WHAT IT IS: Vacant pavement.

Today, the cracked and faded tennis courts off St James Street are nothing much to look at. But local skaters have visions of grandeur for this chunk of land, about three-quarters of an acre on Dougherty Field, which the city council chose in August as the site for Portland’s new skate park.

With gleams in their eyes, skaters describe a “rideable sculpture park” comprised of "oververt" bowls (with rounded edges that curl up and over); ramps and stairs that mimic city skating; and a rainbow-shaped, waist-high metal grind bar. They want to plant trees, both to enhance the aesthetic and to absorb sound — a concern of some neighbors who live on the opposite side of the field, on Douglass Road (the park itself will be situated off non-residential St. James Street, directly below I-295). The skaters want snaking paths, benches with metal caps (to make them grind-able), and “flow,” says Eli Cayer, a community organizer who heads the local group MENSK and who unofficially represents the skateboarders.

“The better we build this park, the broader the demographic who will visit Portland to skate it,” says 40-year-old Tobias English, a Falmouth skateboarder and MENSK board member who has traveled in the Northwest and California to try out specific skate parks.

WHAT IT COULD BE: Louisville's Extreme Park.

The city and the skaters have yet to start officially designing Portland’s park, but there’s no shortage of ideas, many culled through comparison — experienced skateboarders have only to flip through their memories of other parks to weed out desirable features from unattractive ones. Kentucky’s Louisville Extreme Park, a 40,000-square-foot extreme-sport extravaganza is often named as an example of the ultimate skate parkThe Plaza at the Forks skate park in Winnipeg, Canada, is also extolled for its urban landscape.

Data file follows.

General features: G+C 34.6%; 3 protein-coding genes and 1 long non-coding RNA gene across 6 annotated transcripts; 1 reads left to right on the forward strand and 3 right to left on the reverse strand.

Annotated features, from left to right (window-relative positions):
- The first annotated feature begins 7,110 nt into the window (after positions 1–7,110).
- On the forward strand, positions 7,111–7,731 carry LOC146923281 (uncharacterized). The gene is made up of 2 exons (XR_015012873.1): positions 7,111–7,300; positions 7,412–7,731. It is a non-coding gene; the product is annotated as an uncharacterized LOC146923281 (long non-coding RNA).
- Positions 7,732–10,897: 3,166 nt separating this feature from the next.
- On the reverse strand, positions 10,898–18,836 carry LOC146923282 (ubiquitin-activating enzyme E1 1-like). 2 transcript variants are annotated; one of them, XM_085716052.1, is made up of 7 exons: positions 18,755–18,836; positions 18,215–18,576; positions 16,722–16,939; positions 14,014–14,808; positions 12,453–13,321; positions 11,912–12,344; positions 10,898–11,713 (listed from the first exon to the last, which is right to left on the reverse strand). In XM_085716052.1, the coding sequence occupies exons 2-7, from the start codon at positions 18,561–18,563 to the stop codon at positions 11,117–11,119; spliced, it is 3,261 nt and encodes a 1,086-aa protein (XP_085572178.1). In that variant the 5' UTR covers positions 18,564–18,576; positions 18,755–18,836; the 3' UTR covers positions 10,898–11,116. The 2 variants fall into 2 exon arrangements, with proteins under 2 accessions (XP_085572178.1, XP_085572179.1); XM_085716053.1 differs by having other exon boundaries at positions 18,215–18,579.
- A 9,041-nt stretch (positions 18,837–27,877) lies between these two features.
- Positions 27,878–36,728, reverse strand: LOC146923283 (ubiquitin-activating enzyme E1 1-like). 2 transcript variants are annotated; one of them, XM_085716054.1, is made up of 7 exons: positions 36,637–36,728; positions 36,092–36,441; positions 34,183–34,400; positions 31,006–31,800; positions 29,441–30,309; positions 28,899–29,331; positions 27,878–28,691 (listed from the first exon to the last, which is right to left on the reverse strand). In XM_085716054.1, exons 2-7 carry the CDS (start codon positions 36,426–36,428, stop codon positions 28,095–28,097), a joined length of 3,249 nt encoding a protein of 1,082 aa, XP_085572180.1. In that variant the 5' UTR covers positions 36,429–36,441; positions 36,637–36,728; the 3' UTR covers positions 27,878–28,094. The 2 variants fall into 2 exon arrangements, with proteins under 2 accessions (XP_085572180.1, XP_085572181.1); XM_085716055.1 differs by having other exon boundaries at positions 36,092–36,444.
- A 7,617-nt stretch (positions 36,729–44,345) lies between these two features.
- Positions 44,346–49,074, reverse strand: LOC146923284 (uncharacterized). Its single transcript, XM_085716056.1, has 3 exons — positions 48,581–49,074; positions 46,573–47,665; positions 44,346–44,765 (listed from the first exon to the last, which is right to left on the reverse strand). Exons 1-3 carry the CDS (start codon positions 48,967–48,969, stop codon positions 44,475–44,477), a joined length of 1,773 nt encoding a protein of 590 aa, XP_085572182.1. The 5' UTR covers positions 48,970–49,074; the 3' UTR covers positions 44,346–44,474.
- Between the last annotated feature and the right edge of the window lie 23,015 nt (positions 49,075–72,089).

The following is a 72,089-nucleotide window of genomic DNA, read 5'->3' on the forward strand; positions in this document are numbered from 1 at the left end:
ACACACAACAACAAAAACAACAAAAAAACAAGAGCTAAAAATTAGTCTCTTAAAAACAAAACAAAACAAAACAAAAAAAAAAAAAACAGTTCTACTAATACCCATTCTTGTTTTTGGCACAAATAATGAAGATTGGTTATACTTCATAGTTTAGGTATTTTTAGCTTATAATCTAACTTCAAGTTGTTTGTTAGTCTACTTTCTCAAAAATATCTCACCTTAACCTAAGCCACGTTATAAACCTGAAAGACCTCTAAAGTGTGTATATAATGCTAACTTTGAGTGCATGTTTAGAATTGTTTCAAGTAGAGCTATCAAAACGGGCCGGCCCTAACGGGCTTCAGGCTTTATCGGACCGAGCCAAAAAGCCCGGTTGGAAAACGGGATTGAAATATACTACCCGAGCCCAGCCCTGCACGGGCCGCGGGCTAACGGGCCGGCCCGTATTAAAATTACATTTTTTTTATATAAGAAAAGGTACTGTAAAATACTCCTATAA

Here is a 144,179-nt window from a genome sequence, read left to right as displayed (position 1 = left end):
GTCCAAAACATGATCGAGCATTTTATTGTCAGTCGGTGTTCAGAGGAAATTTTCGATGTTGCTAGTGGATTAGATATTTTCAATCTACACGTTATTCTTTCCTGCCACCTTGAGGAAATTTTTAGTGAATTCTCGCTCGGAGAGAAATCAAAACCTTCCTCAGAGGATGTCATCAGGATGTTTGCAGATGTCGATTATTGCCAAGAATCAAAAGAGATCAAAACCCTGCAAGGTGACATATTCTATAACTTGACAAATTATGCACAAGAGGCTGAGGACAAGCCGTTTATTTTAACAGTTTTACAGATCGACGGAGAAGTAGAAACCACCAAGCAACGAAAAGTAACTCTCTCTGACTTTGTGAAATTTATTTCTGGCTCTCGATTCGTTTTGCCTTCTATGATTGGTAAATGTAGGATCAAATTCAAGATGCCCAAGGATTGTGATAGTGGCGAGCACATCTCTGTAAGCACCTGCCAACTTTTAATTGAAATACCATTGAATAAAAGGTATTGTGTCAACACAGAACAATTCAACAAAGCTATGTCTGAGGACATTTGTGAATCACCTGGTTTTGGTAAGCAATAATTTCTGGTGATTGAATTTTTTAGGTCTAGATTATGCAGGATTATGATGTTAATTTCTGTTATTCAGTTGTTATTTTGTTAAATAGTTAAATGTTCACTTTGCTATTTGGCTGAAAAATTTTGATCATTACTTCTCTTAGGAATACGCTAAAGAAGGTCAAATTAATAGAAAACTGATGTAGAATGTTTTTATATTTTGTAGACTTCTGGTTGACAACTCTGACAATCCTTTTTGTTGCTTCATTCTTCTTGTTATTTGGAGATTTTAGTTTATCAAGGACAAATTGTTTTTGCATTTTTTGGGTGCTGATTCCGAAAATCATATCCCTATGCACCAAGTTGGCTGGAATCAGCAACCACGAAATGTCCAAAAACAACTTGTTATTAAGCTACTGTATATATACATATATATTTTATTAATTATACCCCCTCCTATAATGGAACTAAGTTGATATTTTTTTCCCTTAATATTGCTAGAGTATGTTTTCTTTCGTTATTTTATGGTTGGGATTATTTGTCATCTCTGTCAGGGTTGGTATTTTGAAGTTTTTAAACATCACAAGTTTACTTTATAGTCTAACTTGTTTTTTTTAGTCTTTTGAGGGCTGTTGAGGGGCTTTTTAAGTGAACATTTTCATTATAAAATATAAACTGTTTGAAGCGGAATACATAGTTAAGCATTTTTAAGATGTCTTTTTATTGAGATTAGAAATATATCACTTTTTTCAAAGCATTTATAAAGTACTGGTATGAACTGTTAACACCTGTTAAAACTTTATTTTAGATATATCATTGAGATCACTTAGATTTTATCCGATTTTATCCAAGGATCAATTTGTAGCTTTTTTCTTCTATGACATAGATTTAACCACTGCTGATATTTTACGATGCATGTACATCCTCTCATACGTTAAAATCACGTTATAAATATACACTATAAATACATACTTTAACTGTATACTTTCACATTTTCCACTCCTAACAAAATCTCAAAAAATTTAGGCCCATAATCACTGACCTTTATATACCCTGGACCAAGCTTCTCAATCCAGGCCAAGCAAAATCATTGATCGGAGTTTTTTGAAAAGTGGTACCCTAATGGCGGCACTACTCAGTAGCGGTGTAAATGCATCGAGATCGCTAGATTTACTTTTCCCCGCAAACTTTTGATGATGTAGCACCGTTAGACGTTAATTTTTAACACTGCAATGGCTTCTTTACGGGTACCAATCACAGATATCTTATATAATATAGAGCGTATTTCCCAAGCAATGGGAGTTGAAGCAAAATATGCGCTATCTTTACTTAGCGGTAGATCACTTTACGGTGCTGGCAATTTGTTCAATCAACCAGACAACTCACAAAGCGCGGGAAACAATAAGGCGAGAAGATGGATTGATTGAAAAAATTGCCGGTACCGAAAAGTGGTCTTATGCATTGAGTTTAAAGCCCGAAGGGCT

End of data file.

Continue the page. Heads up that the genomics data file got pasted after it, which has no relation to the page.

Closer to home, the Biddeford and Lewiston skate parks both have offered examples of things to consider in designing our city’s skate park, says 27-year-old skateboarder and in-line skater Bret LaBelle. Walkways must be sufficiently wide, so skaters don’t get grass and mud in the soles of their sneakers; railings should be long enough to ensure a mellow ride and enough time to complete tricks.

One Portlander, Lawrence Freeman, 40, has a very different criterion for the ideal skate park — he wants it to be indoors, which would allow for year-round skating. (The city council is not considering an indoor park.) Working separately from the loose coalition that helped choose the Dougherty Field location, Freeman and his 13-year-old daughter Alison have spent the last several months organizing an event to fund their own vision, which will come to fruition from 1 to 8 pm Friday, when about 75 skateboard decks — each festooned with local art, from paintings to graffiti — will be auctioned at the Art on Decks Fest ( at the corner of High and Congress streets. There will be a $50 minimum bid for the decks.

Freeman says he would consider using the Art on Decks money to fund a “first phase” of wooden — i.e., temporary — ramps at the St. James Street tennis courts, in the hopes of eventually raising enough money to build an indoor park.

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